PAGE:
|Decades-old aerial maps and other research material used in student reporting for an award-winning series about abandoned mines. Photo: Courtesy Arizona State University’s Cronkite News Service. Click to enlarge.
EJ Academy: ASU’s Cronkite News Service Cleans Up in SEJ Student Awards
By Bob Wyss
Take one professionally oriented news service staffed by 130 students. Add one commitment to covering the environmental stories others are ignoring. The result? Arizona State University just won three of five student journalism awards in the most recent Society of Environmental Journalists contest.
All three winners in the Ray Reece “Excellence in Environmental Journalism” Student Awards originally published their stories for the Cronkite News Service, part of the ASU Cronkite School of Journalism.
“We operate as close to a professional news organization as we possibly can,” said Christina Leonard, executive editor of Cronkite News. Undergraduate and graduate students earn academic credit while working as part of a team under the direction of a faculty member. Stories are published on the news service website or broadcast via a daily news report on a local public broadcast service.
It appears that size has not hurt the program. ASU has more than 70,000 students and the School of Journalism is one of the nation’s largest with more than 2,000 members.
The news service, which Leonard said is funded by income from tuition as well as outside grants, runs both fall and spring semesters, as well as the summer.
As news service director, Leonard has 16 full-time faculty members managing students. Typically, story ideas are either pitched or assigned, and students work in teams that could include reporting and production members for both print and broadcasting.
Sustainability a specialty at the news service
“Part of our mission is to deliver stories that are not posed elsewhere,” explained Leonard. Teams are organized around specialties, such as sustainability, with a focus on climate, water resources and renewable energy.
In addition, the news service has a southwest focus, which covers a geographic area from California to Colorado, although stories are not limited by that approach. Two of the SEJ award winners are based on Arizona issues, the third from farther afield in Puerto Rico.
First place was won by Chris McCrory for two stories about how Arizona is struggling to regulate and protect the public from more than 100,000 abandoned mines in the state. (See the accompanying feature, in which McCrory recounts his five-month-long reporting effort).
Broadcast student Lillian Donahue and a digital reporter, Christopher Cadeau, won an honorable mention for a series of reports about concerns being expressed by Havasupai tribal members over uranium mining near the Grand Canyon. Donahue developed the story as part of her coverage of Native American issues.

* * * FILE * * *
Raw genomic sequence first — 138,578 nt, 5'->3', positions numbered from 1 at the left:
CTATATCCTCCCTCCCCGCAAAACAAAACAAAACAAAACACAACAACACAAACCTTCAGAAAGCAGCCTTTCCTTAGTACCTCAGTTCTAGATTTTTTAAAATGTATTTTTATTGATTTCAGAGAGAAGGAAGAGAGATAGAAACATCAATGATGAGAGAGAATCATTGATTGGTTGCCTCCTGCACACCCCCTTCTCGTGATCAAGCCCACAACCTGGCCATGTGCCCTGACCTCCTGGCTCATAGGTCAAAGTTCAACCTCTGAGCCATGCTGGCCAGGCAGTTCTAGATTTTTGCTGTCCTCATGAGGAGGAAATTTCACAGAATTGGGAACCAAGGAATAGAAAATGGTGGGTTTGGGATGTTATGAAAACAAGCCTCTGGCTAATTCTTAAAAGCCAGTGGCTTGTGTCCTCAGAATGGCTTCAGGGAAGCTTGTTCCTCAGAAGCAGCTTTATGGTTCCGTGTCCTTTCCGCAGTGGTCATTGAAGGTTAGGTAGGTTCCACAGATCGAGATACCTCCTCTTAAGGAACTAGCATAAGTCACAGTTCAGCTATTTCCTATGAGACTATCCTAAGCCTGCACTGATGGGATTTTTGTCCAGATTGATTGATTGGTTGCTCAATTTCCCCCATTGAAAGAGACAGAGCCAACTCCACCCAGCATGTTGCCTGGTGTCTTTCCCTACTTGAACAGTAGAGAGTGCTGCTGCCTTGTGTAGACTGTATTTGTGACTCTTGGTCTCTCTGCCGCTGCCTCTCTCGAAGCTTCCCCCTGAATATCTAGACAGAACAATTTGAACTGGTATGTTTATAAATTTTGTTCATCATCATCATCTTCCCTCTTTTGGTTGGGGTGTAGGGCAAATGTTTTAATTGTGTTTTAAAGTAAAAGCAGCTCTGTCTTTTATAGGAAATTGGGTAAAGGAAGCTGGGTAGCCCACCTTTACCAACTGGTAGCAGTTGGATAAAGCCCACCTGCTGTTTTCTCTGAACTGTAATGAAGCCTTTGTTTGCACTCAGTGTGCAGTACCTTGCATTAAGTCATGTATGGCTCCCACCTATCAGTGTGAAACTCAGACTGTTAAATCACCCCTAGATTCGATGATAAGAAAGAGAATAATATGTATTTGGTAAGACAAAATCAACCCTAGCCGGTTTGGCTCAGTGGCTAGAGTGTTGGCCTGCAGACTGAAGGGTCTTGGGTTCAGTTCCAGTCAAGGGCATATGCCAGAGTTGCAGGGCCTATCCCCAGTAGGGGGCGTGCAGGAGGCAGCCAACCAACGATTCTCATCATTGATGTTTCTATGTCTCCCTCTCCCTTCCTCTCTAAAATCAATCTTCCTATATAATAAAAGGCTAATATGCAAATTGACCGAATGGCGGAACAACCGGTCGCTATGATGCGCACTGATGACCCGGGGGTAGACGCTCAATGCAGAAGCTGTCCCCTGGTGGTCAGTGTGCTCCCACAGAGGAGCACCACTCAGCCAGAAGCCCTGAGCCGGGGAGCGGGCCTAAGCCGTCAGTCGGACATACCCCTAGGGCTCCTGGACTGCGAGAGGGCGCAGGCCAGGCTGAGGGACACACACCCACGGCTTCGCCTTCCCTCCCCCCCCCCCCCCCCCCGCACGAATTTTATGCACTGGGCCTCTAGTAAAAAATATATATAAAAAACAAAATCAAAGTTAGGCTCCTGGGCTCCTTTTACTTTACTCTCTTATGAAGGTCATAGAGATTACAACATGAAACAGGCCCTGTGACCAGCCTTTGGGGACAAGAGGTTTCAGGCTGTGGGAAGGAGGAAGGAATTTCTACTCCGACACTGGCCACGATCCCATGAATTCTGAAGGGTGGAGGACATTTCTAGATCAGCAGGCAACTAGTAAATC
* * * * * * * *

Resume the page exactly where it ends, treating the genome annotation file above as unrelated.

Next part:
SEJ judges said they were impressed by the multimedia package’s range of stories, from a long-form TV piece and separate radio report to a 360-degree video of the colorful Havasupai Falls.
Jenna Miller was also awarded an honorable mention for a story about food sustainability issues in Puerto Rico in the aftermath of Hurricane Maria in 2017. The story was an outgrowth of a separate class where students visited the Caribbean island during the 2018 spring break to report on pressing issues.
Establishing the internship-coursework balance
Clearly, with anywhere from 130 to 150 students enrolled each semester, the Cronkite program has a plethora of stories to pick when it comes time to make nominations for journalism contests.
But Leonard said that the focus is less on winning awards than it is on education. “Because we push our students, we expect excellence and so it does result in award-winning work at times,” she said. “Students know this is hard work. It is not an easy A.”
Almost all journalism programs have internship programs and some do have news services, although few are the size of the Cronkite program. The debate within academia is how to balance internships with more traditional coursework instruction.
Undergraduates at the ASU journalism school are required to take a minimum of three and a maximum of nine internship credits during their academic career. Master’s degree students need nine credits. Students can either take internships at outside news organizations or work for Cronkite News Service.
One concern about any internship program is the need to closely monitor them, so students are not earning academic credit for running errands. Instead, to be effective, students need to be enmeshed in the daily operations of a journalism program so that they can learn from professionals.
Leonard said the faculty directors in the Cronkite News Service have extensive experience in their respective specialties and directly oversee students. Students typically earn three credits to work two full days at the program. They can work in the primary office in Phoenix, which includes a separate sports bureau, or in offices in Los Angeles and Washington.
Ultimately, awards or not, audience reach is one measure of student work. By that tally Cronkite undoubtedly succeeds. Between the website and the daily PBS broadcast, the news service reports that the student work is going into 1.9 million homes.
Bob Wyss, SEJournal’s EJ Academy editor, is a retired journalism professor from the University of Connecticut and the author of the journalism textbook “Covering the Environment.”
* From the weekly news magazine SEJournal Online, Vol. 5, No. 2. Content from each new issue of SEJournal Online is available to the public via the SEJournal Online main page. Subscribe to the e-newsletter here. And see past issues of the SEJournal archived here.